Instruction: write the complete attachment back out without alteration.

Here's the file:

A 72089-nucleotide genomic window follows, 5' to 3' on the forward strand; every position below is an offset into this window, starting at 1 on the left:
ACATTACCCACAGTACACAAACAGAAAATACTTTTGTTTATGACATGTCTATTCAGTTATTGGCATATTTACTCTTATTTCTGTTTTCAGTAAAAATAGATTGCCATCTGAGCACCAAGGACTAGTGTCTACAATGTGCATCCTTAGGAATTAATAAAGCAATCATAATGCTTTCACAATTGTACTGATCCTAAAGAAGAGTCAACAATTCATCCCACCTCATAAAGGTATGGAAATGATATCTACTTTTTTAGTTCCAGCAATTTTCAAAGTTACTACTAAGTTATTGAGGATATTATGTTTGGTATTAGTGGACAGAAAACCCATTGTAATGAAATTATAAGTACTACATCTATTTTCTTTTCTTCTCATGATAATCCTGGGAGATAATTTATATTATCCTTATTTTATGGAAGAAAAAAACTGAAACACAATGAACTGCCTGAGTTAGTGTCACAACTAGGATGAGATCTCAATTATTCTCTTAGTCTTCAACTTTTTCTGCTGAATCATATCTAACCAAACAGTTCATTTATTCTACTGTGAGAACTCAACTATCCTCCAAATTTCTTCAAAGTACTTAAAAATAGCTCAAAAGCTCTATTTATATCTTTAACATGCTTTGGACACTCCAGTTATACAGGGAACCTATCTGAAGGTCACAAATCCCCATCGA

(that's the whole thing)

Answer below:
A 72089-nucleotide genomic window follows, 5' to 3' on the forward strand; every position below is an offset into this window, starting at 1 on the left:
ACATTACCCACAGTACACAAACAGAAAATACTTTTGTTTATGACATGTCTATTCAGTTATTGGCATATTTACTCTTATTTCTGTTTTCAGTAAAAATAGATTGCCATCTGAGCACCAAGGACTAGTGTCTACAATGTGCATCCTTAGGAATTAATAAAGCAATCATAATGCTTTCACAATTGTACTGATCCTAAAGAAGAGTCAACAATTCATCCCACCTCATAAAGGTATGGAAATGATATCTACTTTTTTAGTTCCAGCAATTTTCAAAGTTACTACTAAGTTATTGAGGATATTATGTTTGGTATTAGTGGACAGAAAACCCATTGTAATGAAATTATAAGTACTACATCTATTTTCTTTTCTTCTCATGATAATCCTGGGAGATAATTTATATTATCCTTATTTTATGGAAGAAAAAAACTGAAACACAATGAACTGCCTGAGTTAGTGTCACAACTAGGATGAGATCTCAATTATTCTCTTAGTCTTCAACTTTTTCTGCTGAATCATATCTAACCAAACAGTTCATTTATTCTACTGTGAGAACTCAACTATCCTCCAAATTTCTTCAAAGTACTTAAAAATAGCTCAAAAGCTCTATTTATATCTTTAACATGCTTTGGACACTCCAGTTATACAGGGAACCTATCTGAAGGTCACAAATCCCCATCGA